The flower evolved as a device by which plants induce animals to transport their pollen, and hence sperm, to the egg cells. The most primitive flowers are believed to have resembled the modern hepatica, which has numerous floral parts, each clearly separate from the other.
By comparing this type of flower with some of the more specialised ones, such as a composite or an orchid, it is possible to see four main trends in flower evolution, as listed below:
1. Reduction in number of floral parts. Most specialised flowers have few stamens and few carpels, and these are present in a definite number, depending on the species.
2. Fusion of floral parts. Carpels and petals, in particular, have become fused, sometimes elaborately so.
3. Elevation of free floral parts above the ovary. In the primitive flower, the floral parts arise at the base of the ovary. Such ovaries are said to be superior. In the more advanced flowers, the free portions of the floral parts are above the ovary; this is an important adaptation by which the ovules are protected from foraging insects. Such ovaries are said to be inferior.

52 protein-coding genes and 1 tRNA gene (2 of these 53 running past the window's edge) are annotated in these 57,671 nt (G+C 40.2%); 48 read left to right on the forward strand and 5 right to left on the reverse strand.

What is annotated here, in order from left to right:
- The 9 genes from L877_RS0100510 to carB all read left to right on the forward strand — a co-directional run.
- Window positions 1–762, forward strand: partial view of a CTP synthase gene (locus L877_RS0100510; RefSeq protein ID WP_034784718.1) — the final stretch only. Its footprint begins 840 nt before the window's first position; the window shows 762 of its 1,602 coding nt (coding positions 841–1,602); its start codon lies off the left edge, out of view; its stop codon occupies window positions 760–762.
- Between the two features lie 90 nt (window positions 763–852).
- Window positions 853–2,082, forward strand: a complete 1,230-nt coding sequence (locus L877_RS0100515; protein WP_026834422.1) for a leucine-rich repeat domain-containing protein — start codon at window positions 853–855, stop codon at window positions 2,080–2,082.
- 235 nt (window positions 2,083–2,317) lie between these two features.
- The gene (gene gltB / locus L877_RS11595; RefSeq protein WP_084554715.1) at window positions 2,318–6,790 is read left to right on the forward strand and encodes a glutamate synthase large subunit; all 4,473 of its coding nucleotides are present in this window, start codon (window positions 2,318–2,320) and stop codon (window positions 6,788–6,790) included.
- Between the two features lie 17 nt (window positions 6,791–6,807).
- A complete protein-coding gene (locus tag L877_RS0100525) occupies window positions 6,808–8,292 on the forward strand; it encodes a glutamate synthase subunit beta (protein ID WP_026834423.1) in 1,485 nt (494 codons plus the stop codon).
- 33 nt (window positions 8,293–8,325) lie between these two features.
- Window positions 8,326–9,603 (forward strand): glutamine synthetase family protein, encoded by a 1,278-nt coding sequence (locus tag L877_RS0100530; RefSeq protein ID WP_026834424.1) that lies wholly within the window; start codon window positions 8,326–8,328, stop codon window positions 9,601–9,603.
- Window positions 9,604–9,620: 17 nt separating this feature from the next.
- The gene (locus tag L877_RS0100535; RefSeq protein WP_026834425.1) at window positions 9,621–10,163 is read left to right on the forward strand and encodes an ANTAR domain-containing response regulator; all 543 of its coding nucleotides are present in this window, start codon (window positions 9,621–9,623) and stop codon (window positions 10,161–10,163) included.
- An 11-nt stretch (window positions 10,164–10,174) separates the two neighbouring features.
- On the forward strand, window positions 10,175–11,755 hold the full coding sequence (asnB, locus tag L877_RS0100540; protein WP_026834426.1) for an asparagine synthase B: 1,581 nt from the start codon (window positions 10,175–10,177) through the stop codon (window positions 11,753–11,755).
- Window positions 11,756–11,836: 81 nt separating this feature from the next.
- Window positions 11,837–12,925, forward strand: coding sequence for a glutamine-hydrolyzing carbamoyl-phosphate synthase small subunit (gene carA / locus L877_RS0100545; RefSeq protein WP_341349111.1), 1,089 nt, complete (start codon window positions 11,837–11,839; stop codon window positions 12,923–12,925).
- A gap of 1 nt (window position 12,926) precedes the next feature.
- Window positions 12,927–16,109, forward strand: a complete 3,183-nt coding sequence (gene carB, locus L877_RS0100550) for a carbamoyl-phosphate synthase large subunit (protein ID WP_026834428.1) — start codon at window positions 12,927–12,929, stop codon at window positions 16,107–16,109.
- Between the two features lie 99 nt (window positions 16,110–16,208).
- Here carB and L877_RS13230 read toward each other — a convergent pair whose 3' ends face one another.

4. Changes in symmetry. The radial symmetry of the primitive flower has given way, in more advanced flowers, to bilaterally symmetrical forms.
The Agents of Evolution:
The early gymnosperms from which the angiosperms evolved were probably wind-pollinated, as are modern gymnosperms. And, as in the modern gymnosperms, the ovule probably exuded droplets of sticky sap in which pollen grains were caught and drawn to the female gametophytes. Insects, probably beetles, feeding on plants must have come across the protein-rich pollen grains and the sticky, sugary droplets. As they began to depend on these new-found food supplies, they inadvertently carried pollen from plant to plant.
Beetle pollination must have been more efficient than wind pollination for some plant species because, clearly, selection began to favour those plants that had insect pollinators. The more attractive the plants were to the beetles, the more frequently they would be visited and the more seeds they would produce.
Any chance variations that made the visits more frequent or that made pollination more efficient thus offered immediate advantages; more seeds would be formed, and more offspring would survive. Nectaries (nectar-secreting organs) evolved, which lured the pollinators. Plants developed white or brightly coloured flowers that called attention to the nectar and other food supplies.
The carpel, originally a leaf-shaped structure, became folded on itself, enclosing and protecting the ovule from hungry pollinators. By the beginning of the Cenozoic era, some 65 million years ago, the first bees, wasps, butterflies, and moths had appeared.